Income share agreements (ISAs), student loans, scholarships, and grants…the various ways to fund your education can seem overwhelming and you need to know what you’re getting into before signing on the dotted line — we got you, fam.
Tech schools and coding bootcamps are leading the way in providing new and innovative ways to finance education. The income share agreement model is one of the most novel solutions recently introduced to students.
Conversations about money can be hard and murky at best as we are collectively not used to having them. Ever filled out the FAFSA? Yeah, I blocked it from memory too. If you’re considering an income share agreement, there are a few things you should be on the lookout for. We’ve worked it down to a couple of pages, but feel free to take a break in between all the money jargon.
What’s an ISA?
In the simplest terms, an ISA is a contract between you and an institution wherein you receive funding for an educational program in exchange for a portion of your post-grad salary for a set period of time.
Isn’t that a student loan?
Nope. ISAs are different from traditional student loans for a few reasons. Student loans are usually offered by the federal government or private lenders. ISAs are offered directly through your educational institution’s ISA provider.
Instead of paying interest on the money you borrowed (like you would with a student loan), you pay a percentage of your post-grad income for a set period of time or until you reach your payment cap (whichever comes first).
Essentially, the ISA is like a deal between you and the institution. You’re interested in benefitting from their product (an education) for which you wouldn’t pay unless you achieve the outcome of that product (a job). In this way, ISAs incentivize the institution to help you get to that outcome.
What should I look for?
To ensure you’re getting into an ISA that works for your unique needs, lifestyle, and future goals, you should consider the following variables.
The Type of ISA
Institutions touting ISAs will typically offer a full or hybrid/partial ISA. A full ISA will cover the full tuition amount, while a hybrid or partial ISA will cover part of the tuition cost. If you choose a partial ISA, you would pay in cash or with another type of funding out of pocket and cover the remaining cost with the ISA. Evaluate your personal needs and decide which option makes the most sense for you. If you have the cash sitting around (we see you, Money Bags), a hybrid ISA could save some money and shorten your repayment term.
Once you’ve decided on the type of ISA you want, you need to consider the repayment term up for offer. According to Nerdwallet, ISA repayment terms are typically between 2 and 10 years. At Kenzie Academy, our ISA repayment term is 48 months in a 96-month window for a full ISA or 24 months in a 96-month window for a Hybrid ISA. The shorter the repayment term, the better. Why? A shorter repayment term means you’ll be paying back your ISA for less time (duh) but also it means you’ll save money in the long run. If the ISA contract you’re considering is going to have you making 10 years of payments, you may want to look at other options.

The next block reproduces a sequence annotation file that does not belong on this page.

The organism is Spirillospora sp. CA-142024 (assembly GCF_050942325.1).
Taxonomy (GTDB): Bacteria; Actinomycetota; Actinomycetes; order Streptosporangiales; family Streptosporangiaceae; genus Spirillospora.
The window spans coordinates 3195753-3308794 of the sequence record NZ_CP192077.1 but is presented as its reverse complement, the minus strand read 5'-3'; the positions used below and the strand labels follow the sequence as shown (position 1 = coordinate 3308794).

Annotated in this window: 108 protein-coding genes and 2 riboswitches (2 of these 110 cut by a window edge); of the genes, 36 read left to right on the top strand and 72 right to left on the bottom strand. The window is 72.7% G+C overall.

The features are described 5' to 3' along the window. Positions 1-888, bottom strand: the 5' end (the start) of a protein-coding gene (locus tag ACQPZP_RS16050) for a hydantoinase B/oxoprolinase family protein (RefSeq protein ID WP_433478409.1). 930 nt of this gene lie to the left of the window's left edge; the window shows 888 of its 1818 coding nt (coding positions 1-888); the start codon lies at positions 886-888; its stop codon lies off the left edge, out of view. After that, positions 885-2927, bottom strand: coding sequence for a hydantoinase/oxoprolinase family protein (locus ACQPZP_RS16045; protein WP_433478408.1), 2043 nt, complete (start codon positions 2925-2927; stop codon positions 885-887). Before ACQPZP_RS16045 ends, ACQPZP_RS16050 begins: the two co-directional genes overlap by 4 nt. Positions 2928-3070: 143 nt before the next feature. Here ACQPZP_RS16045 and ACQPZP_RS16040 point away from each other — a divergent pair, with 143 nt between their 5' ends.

Income Share Percentage
The income share percentage refers to the percentage of your income you will pay back during repayment. Kenzie’s ISA percentage is currently 13% and your payments adjust over time to scale with your salary, which brings us to our next factor to consider…
The salary floor is the minimum amount of money you have to be making before repayment begins. This is another way ISAs differ from student loans and a great way to ensure you won’t have to make payments you can’t afford. At Kenzie, our salary floor is $40,000. If you’re not making this much at any period of the repayment window, you won’t have to pay a dime during that period. When you’re making over $40,000 again, payments will resume. This feature of ISAs keeps the focus for you and your school on outcomes!
The payment cap is the highest amount you could pay back on your ISA. If you hit this number before you reach your repayment term then you’ve finished making payments. You should compare the payment cap to the amount you originally borrowed so you can determine if an ISA is a good option for you.
Now that you know the basics of the income share agreement you’re considering, it’s time to get into the nitty-gritty. Find out if the ISA provider will offer any grace periods for job loss or other life events. The last thing you want is to be stuck making payments if you’re unable to put food on the table (and don’t forget to refer back to the Repayment Floor section of this post to help with that too).
This is the most important factor, in our humble opinion. When you’re shopping for educational programs, you want to be sure the program is going to set you up for longterm success. This means you need to do your research, ask questions, and really sniff out if it’ll be a good fit for you and your goals. Don’t stop on the school’s website though. Do your due diligence by looking for reviews from former students on message boards and social media. Are they mostly positive or negative? Are its graduates finding success in the field? If you’re going to take out an ISA with a school, you need to know the education will be worth it.